There must have been treble gins all round in Downing Street this morning after these headlines (above). For all the rhetoric, for all the analysis and for all the posturing, it boils down to the message millions of voters will receive: the government is doing something about migrants.
What started as an article in the Financial Times
has blossomed into the front pages of the two "middle England" tabloids and dominated the media agenda for over twenty-four hours. Rarely can such a modest investment have yielded such huge dividends.
The odd thing is that David Cameron's piece did not even enjoy the status of an official announcement. Go to the Government website
or No 10 Dowing Street
and you will see nothing on migrant policy. And neither, apart from an exchange in PMQs, will you see anything announced in the Commons. Parliament, it seems, is too unimportant to be kept in the loop.
Thus, we have "government by Financial Times
", thereby ensuring that most people will not have read the statement or have had access to the semi-firewalled article. They will be relying for their "take" on what the popular papers (and the BBC) tell them. And the message conveyed is as much as David Cameron could have hoped for.
Even as Euractiv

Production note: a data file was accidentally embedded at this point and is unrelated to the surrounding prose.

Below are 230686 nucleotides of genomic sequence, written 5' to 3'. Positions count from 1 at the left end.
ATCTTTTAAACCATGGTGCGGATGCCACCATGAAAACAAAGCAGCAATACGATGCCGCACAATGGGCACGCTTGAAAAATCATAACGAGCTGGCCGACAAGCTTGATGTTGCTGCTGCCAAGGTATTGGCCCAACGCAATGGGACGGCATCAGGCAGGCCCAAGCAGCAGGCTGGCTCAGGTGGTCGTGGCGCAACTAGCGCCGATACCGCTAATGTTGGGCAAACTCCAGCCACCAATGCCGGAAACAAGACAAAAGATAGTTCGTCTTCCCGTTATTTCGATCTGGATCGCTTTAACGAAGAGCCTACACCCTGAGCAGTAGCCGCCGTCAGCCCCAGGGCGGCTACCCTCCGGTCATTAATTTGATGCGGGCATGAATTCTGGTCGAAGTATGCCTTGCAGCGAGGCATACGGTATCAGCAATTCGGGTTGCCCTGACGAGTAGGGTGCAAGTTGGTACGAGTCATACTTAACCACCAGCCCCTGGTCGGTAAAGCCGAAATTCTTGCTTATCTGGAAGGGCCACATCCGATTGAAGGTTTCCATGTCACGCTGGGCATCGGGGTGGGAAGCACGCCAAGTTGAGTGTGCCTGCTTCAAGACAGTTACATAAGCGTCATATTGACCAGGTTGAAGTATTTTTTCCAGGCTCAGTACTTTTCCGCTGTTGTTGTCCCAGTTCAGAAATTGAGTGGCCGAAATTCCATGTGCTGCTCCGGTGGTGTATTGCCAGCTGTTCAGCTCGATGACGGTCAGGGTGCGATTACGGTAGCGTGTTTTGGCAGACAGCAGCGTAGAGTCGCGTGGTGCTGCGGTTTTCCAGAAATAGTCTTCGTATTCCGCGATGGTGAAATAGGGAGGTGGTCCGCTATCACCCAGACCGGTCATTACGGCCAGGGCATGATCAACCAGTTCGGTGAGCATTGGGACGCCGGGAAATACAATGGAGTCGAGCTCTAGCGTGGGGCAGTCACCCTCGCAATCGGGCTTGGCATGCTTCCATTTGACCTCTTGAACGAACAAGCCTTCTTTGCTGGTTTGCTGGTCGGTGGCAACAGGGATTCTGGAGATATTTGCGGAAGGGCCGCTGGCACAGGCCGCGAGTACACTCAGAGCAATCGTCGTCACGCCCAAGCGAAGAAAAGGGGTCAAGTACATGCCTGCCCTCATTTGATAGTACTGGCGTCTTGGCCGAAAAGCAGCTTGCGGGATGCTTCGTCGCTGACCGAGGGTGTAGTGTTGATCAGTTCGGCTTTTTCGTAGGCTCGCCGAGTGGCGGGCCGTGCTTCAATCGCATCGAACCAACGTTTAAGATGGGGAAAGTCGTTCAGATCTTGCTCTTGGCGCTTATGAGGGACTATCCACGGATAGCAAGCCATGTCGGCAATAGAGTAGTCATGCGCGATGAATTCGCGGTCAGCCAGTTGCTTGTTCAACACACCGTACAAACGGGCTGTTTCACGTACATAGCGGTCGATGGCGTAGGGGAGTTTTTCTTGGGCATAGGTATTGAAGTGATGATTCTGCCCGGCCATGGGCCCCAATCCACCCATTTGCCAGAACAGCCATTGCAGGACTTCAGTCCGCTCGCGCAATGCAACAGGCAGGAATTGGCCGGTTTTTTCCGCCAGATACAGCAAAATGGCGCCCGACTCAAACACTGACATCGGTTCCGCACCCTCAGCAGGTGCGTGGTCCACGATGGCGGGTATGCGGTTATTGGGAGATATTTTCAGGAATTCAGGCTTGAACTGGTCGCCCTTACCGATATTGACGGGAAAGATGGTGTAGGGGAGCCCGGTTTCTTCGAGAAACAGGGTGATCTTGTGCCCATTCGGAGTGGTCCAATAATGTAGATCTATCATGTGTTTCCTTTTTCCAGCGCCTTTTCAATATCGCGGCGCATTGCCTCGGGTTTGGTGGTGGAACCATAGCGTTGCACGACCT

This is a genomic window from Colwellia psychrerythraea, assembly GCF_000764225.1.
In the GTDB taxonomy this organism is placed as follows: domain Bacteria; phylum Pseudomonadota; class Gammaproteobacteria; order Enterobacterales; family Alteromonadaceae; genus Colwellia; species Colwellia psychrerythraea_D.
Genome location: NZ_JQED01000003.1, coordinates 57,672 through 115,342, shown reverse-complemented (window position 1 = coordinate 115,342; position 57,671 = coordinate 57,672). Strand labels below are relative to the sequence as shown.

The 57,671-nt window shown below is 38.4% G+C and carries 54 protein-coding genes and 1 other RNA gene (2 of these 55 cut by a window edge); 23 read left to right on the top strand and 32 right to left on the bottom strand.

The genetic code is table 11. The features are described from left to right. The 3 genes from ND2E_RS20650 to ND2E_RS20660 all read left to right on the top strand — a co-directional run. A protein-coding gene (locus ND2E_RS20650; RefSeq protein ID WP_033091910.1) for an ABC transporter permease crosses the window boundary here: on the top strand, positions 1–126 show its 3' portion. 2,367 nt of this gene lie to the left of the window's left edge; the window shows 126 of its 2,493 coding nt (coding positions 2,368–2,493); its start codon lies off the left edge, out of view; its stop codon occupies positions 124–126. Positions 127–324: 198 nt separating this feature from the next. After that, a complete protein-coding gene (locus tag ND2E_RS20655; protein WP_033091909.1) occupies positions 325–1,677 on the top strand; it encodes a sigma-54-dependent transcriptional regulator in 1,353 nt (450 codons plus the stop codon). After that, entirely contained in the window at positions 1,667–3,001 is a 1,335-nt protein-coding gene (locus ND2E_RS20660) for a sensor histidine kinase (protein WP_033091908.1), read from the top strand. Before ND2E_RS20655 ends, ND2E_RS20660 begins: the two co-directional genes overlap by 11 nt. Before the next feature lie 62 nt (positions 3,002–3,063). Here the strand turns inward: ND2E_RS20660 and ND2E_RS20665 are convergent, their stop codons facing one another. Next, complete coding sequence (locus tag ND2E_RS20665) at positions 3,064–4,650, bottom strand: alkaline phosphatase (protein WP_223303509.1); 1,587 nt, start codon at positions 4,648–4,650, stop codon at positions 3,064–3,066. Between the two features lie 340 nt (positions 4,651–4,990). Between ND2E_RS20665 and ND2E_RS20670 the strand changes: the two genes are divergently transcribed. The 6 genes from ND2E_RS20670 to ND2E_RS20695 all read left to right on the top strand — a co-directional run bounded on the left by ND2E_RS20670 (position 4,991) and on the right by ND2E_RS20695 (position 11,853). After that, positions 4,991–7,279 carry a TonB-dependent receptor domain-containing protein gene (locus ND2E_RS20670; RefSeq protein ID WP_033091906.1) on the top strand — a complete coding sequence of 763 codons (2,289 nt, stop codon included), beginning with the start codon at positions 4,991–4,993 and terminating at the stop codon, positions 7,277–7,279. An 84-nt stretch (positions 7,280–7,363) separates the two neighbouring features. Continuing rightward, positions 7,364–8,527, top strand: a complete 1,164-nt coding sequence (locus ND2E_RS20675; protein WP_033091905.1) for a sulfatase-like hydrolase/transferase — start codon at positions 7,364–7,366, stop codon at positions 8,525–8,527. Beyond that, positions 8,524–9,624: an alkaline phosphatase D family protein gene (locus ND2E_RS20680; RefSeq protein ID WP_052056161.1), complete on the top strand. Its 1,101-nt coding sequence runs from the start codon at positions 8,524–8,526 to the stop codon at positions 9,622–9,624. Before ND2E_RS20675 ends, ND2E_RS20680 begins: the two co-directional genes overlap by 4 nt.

smouldered about Mr Cameron being isolated, the Financial Times
again rushed to his rescue, telling us that not only Germany but France "have joined David Cameron in announcing new curbs on EU migrants, fuelling tensions ahead of a summit on eastern European issues in Lithuania on Thursday".
Thus, we are told: "The issue of migration will hang over an EU meeting in Vilnius, at which Mr Cameron will explain his plan for a comprehensive overhaul of migration policy - first set out in an article for the Financial Times
There is, of course, nothing at all "comprehensive" about Mr Cameron's "overhaul". It is, as we have already pointed out, content-free rhetoric
(CFR). And, if there was any sense in the media, we would see the news of a "shock rise in net immigration
" elevated to the front pages.
Nothing Mr Cameron has done has had the slightest impact on these figures, and nothing he is going to do will impact on levels in the short- or medium-term. But that doesn't matter. That is sufficient unto the day, and it will be enough to put UKIP back in its box for a week or so.
What matters is the perception. So far, Mr Cameron is on a roll. The papers are buying the spin, the readers are being well and truly conned and all is well with the world.
COMMENT: "MIND GAMES" THREAD